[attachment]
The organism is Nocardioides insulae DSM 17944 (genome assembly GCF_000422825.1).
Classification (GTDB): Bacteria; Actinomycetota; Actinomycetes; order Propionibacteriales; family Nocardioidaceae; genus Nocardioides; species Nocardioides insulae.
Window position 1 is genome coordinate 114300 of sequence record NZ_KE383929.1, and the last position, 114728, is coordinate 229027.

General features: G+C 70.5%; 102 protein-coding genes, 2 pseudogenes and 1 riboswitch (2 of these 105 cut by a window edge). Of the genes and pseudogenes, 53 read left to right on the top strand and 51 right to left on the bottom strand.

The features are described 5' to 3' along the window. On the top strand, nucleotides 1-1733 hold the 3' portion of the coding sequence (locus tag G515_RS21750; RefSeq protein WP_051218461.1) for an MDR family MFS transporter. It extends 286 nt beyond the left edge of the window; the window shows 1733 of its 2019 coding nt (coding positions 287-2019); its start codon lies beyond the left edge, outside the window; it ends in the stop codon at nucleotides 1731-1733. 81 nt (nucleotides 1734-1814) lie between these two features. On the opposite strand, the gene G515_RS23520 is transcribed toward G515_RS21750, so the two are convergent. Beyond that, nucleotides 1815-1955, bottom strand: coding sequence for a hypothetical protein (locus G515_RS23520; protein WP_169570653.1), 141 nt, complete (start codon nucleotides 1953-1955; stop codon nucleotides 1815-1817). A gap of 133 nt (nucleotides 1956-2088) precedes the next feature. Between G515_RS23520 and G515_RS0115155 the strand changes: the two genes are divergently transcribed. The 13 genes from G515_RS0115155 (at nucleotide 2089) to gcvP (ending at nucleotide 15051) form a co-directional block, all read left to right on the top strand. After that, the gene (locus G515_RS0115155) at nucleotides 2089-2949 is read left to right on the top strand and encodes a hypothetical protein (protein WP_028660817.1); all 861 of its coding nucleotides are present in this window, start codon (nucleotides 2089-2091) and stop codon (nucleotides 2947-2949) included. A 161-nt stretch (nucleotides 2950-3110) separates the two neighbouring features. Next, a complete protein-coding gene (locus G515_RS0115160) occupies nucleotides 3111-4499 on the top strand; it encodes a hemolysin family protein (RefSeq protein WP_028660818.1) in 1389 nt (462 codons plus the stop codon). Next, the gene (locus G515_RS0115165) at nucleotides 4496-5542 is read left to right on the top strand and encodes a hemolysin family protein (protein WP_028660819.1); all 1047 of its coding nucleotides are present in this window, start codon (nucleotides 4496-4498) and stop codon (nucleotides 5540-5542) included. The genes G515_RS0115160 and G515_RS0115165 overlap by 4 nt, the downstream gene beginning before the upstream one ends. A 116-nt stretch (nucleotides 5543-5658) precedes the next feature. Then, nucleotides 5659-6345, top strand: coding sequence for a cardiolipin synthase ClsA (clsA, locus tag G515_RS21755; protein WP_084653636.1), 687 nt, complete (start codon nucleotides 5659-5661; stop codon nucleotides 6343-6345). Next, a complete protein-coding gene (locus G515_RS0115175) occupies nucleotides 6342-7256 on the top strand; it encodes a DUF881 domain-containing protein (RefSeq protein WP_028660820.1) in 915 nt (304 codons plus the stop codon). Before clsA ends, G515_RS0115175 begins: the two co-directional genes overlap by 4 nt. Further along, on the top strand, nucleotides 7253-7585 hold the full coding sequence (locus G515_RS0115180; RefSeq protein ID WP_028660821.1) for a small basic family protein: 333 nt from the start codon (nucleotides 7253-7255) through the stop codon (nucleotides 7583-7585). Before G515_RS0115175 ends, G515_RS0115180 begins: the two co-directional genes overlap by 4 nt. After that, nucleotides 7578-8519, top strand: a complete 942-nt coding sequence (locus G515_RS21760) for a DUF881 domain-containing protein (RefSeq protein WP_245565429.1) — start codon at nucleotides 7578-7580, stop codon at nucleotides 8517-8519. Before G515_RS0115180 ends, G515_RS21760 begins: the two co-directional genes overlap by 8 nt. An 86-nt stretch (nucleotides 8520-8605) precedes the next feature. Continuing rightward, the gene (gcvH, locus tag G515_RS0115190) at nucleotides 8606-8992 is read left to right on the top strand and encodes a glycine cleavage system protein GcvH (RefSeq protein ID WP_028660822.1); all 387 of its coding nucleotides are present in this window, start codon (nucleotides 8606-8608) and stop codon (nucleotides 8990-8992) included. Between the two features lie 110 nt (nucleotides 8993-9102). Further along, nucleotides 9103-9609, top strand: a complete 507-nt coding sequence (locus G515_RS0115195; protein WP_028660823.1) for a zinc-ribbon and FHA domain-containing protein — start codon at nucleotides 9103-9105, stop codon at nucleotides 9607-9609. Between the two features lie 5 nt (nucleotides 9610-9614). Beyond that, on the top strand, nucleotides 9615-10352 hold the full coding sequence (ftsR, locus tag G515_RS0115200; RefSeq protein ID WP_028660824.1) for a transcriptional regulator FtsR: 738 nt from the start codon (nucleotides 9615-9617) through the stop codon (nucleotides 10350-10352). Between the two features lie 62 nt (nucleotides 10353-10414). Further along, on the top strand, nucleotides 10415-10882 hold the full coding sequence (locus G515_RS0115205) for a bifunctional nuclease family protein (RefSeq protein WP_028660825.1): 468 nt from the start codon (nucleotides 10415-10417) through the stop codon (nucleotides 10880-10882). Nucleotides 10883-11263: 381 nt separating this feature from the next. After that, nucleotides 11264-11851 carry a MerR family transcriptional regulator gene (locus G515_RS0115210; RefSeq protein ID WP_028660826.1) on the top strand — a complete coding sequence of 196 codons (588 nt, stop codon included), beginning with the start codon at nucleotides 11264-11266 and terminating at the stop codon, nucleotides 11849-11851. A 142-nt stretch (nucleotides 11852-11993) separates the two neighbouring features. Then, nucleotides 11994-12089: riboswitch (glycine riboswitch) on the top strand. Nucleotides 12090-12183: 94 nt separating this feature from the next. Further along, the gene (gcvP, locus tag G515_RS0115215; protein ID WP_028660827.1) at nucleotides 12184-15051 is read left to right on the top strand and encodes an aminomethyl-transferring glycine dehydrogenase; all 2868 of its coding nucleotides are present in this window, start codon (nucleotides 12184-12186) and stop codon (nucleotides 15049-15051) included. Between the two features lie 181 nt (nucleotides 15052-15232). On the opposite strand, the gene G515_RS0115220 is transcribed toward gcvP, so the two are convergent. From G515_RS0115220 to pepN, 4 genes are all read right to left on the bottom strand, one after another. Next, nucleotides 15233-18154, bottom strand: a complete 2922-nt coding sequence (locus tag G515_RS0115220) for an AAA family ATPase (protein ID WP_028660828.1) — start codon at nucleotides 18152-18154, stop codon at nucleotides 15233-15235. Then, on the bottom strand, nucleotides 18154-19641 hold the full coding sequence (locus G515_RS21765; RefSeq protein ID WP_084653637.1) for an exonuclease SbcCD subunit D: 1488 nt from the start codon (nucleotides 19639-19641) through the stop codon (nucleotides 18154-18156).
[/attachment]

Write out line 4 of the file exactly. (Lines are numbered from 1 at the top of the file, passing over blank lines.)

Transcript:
General features: G+C 70.5%; 102 protein-coding genes, 2 pseudogenes and 1 riboswitch (2 of these 105 cut by a window edge). Of the genes and pseudogenes, 53 read left to right on the top strand and 51 right to left on the bottom strand.